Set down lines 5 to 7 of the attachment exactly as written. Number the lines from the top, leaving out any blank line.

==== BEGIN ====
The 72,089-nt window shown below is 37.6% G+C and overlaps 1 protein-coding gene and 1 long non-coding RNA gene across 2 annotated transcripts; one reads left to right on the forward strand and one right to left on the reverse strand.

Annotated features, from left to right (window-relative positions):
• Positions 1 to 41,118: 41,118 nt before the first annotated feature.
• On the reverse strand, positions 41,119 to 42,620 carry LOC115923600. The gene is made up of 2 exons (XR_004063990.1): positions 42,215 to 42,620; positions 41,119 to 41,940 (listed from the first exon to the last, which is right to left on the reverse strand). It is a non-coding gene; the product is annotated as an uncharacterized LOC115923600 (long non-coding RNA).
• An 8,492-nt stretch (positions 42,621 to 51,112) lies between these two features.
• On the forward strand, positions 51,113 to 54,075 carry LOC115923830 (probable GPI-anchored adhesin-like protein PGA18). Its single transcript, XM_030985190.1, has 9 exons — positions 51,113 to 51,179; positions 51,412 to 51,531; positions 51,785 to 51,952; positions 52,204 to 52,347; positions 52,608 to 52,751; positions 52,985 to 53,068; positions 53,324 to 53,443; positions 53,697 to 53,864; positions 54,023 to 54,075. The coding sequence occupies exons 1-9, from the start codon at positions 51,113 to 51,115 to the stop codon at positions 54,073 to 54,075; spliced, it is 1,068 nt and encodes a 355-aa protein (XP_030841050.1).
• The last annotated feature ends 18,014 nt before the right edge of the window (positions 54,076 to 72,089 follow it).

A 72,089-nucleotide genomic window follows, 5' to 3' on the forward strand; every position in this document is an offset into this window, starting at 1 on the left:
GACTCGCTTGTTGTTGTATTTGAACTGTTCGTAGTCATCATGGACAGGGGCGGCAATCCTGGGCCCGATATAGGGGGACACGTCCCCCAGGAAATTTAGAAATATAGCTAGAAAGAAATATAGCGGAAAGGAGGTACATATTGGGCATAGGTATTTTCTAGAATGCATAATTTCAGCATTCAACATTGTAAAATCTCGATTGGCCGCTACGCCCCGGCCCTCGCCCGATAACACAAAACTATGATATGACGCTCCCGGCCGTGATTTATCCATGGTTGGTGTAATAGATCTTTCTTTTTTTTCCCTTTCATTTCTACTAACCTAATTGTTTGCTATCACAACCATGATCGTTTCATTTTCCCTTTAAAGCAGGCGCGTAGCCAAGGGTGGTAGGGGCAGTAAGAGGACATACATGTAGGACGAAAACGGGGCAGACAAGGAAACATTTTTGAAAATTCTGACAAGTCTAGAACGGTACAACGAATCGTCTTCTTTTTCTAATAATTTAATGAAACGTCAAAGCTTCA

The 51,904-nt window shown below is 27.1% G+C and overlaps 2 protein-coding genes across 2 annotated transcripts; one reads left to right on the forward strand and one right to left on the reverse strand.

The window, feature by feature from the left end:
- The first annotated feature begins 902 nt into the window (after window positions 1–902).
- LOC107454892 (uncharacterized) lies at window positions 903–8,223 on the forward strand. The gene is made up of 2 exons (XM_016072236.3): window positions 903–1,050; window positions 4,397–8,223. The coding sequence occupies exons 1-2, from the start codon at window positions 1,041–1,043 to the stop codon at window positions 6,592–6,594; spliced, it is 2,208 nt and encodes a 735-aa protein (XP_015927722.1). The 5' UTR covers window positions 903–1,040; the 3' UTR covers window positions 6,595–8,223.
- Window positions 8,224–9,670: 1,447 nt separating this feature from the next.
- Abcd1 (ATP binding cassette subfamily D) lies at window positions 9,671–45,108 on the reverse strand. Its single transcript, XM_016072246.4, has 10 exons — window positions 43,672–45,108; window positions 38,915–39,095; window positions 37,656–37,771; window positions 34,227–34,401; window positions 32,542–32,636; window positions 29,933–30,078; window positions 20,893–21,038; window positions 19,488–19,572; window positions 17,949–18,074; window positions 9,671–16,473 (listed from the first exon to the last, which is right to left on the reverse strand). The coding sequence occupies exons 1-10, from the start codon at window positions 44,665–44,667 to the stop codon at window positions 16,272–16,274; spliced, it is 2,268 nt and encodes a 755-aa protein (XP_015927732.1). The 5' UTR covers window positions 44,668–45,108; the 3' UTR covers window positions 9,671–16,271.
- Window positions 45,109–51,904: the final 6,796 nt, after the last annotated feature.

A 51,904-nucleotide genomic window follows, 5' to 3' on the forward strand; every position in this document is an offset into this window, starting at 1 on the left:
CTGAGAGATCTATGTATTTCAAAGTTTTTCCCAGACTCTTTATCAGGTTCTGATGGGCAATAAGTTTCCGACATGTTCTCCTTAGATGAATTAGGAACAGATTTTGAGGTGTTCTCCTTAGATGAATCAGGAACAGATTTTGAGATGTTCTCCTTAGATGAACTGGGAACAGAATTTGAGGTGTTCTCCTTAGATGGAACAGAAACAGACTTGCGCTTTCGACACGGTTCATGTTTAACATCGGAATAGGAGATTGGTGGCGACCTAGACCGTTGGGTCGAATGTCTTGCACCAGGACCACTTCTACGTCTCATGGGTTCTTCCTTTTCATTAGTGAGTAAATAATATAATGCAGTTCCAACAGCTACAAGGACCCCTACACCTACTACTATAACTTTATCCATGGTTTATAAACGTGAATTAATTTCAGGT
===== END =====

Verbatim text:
• An 8,492-nt stretch (positions 42,621 to 51,112) lies between these two features.
• On the forward strand, positions 51,113 to 54,075 carry LOC115923830 (probable GPI-anchored adhesin-like protein PGA18). Its single transcript, XM_030985190.1, has 9 exons — positions 51,113 to 51,179; positions 51,412 to 51,531; positions 51,785 to 51,952; positions 52,204 to 52,347; positions 52,608 to 52,751; positions 52,985 to 53,068; positions 53,324 to 53,443; positions 53,697 to 53,864; positions 54,023 to 54,075. The coding sequence occupies exons 1-9, from the start codon at positions 51,113 to 51,115 to the stop codon at positions 54,073 to 54,075; spliced, it is 1,068 nt and encodes a 355-aa protein (XP_030841050.1).
• The last annotated feature ends 18,014 nt before the right edge of the window (positions 54,076 to 72,089 follow it).